In a homogeneous medium all resonant harmonics have the same wavelengths (see Paper I). Therefore, once a given harmonic of the fast and Alfvén modes satisfies the appropriate resonant conditions (Eqs. (23) and (25) in Paper I), then these conditions are met within the entire medium. Thus, in a homogeneous medium the region where fast modes effectively interact with the corresponding Alfvén waves is not localized, but instead covers the entire system. However, when the equilibrium is inhomogeneous across the applied magnetic field, the wavelengths of the resonant harmonics depend on the local Alfvén speed. When the medium is bounded along the unperturbed magnetic field (i.e. along the zaxis), the resonant harmonics of the standing Alfvén waves (whose wavelengths satisfy condition (36) for the onset of a standing pattern) will have stronger growth rates. This means that the "absorption'' of fast waves will be stronger at particular locations across the magnetic field. In the previous section we showed numerical solutions of standing fast magnetosonic modes for a polytropic equilibrium ( ) in which the thermal pressure and magnetic pressure are linear functions of x. Further, we performed a numerical simulation of the energy transfer from fast magnetosonic waves into Alfvén waves at the resonant locations, i.e. the regions of swing absorption.
The mechanism of swing absorption can be of importance in a veriety of astrophysical situations. Some possible applications of the mechanism are discussed briefly in the following subsections.
We have shown that swing interaction (Zaqarashvili 2001; Zaqarashvili & Roberts 2002a) may lead to fast magnetosonic waves, propagating across a non-uniform equilibrium magnetic field, transforming their energy into Alfvén waves propagating along the magnetic field. This process differs from resonant absorption. Firstly, the resonant Alfvén waves have only half the frequency of the incoming fast magnetosonic waves. Secondly, the velocity of the Alfvén waves is polarized strictly perpendicular to the velocity and propagation direction of the fast magnetosonic waves. The mechanism of swing absorption can be of importance in the dynamics of the solar atmosphere, the Earth's magnetosphere, and in astrophysical plasmas generally.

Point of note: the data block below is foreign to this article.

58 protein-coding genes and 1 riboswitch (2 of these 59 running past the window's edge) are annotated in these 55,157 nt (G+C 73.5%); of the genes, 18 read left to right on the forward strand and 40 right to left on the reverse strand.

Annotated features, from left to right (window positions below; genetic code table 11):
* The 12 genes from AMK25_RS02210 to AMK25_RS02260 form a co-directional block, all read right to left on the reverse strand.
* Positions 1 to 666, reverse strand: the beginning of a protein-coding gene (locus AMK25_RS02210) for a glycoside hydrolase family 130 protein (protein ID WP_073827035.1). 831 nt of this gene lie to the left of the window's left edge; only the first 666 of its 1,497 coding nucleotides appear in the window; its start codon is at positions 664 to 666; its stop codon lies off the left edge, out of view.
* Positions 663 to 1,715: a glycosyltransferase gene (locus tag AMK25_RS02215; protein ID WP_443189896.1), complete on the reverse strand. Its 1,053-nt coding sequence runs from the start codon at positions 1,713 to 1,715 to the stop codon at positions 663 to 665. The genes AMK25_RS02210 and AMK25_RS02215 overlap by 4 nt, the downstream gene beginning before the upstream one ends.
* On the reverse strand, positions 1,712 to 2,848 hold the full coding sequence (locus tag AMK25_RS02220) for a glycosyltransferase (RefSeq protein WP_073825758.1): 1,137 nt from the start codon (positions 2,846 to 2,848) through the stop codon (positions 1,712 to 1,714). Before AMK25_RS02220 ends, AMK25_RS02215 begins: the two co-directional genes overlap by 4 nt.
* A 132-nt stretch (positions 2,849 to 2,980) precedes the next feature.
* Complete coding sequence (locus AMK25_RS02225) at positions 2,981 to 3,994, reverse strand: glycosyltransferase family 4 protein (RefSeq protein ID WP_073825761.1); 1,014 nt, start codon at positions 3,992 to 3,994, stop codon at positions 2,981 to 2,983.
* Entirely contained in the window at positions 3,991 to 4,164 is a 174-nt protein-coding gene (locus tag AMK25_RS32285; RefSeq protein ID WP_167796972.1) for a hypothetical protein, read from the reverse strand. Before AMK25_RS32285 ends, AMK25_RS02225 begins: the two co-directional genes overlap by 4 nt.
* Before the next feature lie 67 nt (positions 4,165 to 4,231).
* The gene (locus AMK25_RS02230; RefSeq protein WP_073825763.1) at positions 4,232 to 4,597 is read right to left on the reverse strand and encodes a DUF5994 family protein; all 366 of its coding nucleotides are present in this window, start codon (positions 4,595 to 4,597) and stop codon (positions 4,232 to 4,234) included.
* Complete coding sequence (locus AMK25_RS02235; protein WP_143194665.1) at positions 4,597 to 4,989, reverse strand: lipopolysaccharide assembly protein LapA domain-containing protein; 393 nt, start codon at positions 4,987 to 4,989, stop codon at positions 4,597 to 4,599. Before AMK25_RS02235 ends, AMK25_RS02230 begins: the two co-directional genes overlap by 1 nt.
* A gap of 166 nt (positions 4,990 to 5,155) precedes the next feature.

Here we presented the results of a numerical study of the problem, illustrating the process for two particular harmonics of the standing fast modes in a specific equilibrium configuration. Further numerical and theoretical analysis is needed in order to explore the proposed mechanism of swing absorption in the variety of inhomogeneous magnetic structures recorded in observations. Such tasks are to be the subject of future studies.
Acknowledgements
This work has been developed in the framework of the pre-doctoral program of B. M. Shergelashvili at the Centre for Plasma Astrophysics, K. U. Leuven (scholarship OE/02/20). The work of T. V. Zaqarashvili was supported by the NATO Reintegration Grant FEL.RIG 980755 and the grant of the Georgian Academy of Sciences. These results were obtained in the framework of the projects OT/02/57 (K. U. Leuven) and 14815/00/NL/SFe(IC) (ESA Prodex 6). We thank the referee, Dr. R. Oliver, for constructive comments on our paper.